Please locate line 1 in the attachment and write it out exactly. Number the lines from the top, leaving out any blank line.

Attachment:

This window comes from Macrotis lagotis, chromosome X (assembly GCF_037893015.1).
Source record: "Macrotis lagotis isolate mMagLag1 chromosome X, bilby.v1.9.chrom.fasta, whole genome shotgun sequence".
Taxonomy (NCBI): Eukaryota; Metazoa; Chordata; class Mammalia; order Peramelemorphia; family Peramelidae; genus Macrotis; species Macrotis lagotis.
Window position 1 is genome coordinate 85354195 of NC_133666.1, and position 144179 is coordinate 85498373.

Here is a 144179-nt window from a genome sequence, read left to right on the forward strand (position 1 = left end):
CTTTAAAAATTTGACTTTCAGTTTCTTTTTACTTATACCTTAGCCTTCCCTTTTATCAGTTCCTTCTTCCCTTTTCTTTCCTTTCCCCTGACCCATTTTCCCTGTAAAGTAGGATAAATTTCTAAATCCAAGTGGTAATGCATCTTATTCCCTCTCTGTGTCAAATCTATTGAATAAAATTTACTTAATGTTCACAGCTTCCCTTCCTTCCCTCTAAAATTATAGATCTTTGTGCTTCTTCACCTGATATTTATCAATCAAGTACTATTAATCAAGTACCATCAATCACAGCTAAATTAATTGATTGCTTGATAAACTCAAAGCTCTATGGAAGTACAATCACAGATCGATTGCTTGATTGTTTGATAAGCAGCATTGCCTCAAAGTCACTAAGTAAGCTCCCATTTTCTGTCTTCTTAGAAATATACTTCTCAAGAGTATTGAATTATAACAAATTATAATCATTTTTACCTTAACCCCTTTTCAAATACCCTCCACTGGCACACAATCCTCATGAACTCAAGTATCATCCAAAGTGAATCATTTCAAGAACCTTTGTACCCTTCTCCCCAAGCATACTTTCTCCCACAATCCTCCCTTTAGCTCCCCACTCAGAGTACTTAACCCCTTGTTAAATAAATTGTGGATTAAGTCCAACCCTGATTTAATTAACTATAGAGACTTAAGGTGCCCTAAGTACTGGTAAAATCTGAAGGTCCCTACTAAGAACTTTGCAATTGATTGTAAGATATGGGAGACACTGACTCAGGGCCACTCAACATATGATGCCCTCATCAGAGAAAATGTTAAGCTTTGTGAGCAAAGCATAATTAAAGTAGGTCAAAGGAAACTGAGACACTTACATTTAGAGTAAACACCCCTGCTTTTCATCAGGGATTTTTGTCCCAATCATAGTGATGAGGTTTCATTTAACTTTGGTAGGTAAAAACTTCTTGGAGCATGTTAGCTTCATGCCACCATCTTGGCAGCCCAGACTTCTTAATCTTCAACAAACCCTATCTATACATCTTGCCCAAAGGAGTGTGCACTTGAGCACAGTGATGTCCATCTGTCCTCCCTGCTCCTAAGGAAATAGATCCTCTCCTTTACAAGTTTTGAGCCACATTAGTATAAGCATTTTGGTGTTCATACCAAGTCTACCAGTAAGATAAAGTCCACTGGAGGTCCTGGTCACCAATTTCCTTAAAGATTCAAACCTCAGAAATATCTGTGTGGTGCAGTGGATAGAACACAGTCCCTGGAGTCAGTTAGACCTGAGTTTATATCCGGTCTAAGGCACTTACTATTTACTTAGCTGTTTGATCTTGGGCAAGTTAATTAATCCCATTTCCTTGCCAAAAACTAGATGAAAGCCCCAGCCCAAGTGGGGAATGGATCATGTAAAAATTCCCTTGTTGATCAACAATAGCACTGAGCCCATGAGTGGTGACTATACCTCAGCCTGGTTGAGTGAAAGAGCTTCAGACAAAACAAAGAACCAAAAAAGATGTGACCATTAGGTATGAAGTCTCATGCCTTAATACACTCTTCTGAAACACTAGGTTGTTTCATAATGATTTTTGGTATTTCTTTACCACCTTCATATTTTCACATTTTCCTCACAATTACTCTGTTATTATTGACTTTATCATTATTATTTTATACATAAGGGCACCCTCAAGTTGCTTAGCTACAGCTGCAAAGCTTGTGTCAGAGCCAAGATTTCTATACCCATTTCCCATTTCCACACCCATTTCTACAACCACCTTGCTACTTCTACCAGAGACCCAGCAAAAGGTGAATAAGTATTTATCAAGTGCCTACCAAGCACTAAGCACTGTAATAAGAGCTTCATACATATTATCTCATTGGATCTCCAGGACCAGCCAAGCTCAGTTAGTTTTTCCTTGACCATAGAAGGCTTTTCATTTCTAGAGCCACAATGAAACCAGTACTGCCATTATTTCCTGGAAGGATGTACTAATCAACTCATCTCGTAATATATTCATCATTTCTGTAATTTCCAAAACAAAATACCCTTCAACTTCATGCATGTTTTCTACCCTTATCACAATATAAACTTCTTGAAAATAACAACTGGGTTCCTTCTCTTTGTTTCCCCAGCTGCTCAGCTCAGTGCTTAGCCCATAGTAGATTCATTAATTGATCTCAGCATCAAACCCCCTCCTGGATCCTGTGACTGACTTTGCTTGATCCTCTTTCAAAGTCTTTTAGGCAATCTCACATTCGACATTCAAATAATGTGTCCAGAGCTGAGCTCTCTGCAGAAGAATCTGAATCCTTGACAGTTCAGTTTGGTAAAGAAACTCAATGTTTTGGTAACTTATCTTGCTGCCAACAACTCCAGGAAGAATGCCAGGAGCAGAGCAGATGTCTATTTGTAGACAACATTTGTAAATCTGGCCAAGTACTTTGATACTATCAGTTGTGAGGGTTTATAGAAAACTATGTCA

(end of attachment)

This window comes from Macrotis lagotis, chromosome X (assembly GCF_037893015.1).